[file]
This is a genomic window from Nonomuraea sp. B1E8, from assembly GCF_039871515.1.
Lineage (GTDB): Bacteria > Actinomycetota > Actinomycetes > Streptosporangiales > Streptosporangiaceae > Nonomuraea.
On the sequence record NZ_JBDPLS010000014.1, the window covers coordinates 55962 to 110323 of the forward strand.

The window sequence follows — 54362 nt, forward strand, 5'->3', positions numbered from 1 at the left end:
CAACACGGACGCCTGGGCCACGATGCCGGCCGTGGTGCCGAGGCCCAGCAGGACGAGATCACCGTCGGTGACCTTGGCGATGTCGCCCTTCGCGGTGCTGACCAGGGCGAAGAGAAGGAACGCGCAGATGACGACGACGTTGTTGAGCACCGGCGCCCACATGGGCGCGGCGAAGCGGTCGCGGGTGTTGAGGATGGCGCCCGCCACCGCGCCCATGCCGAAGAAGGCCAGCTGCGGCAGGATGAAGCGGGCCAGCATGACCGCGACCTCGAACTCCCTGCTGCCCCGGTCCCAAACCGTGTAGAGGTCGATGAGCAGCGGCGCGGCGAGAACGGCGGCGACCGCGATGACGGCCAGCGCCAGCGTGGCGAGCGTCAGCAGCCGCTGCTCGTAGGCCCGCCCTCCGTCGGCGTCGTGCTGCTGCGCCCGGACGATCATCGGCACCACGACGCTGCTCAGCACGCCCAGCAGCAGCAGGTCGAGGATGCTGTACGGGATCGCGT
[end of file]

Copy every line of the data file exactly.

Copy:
This is a genomic window from Nonomuraea sp. B1E8, from assembly GCF_039871515.1.
Lineage (GTDB): Bacteria > Actinomycetota > Actinomycetes > Streptosporangiales > Streptosporangiaceae > Nonomuraea.
On the sequence record NZ_JBDPLS010000014.1, the window covers coordinates 55962 to 110323 of the forward strand.

The window sequence follows — 54362 nt, forward strand, 5'->3', positions numbered from 1 at the left end:
CAACACGGACGCCTGGGCCACGATGCCGGCCGTGGTGCCGAGGCCCAGCAGGACGAGATCACCGTCGGTGACCTTGGCGATGTCGCCCTTCGCGGTGCTGACCAGGGCGAAGAGAAGGAACGCGCAGATGACGACGACGTTGTTGAGCACCGGCGCCCACATGGGCGCGGCGAAGCGGTCGCGGGTGTTGAGGATGGCGCCCGCCACCGCGCCCATGCCGAAGAAGGCCAGCTGCGGCAGGATGAAGCGGGCCAGCATGACCGCGACCTCGAACTCCCTGCTGCCCCGGTCCCAAACCGTGTAGAGGTCGATGAGCAGCGGCGCGGCGAGAACGGCGGCGACCGCGATGACGGCCAGCGCCAGCGTGGCGAGCGTCAGCAGCCGCTGCTCGTAGGCCCGCCCTCCGTCGGCGTCGTGCTGCTGCGCCCGGACGATCATCGGCACCACGACGCTGCTCAGCACGCCCAGCAGCAGCAGGTCGAGGATGCTGTACGGGATCGCGT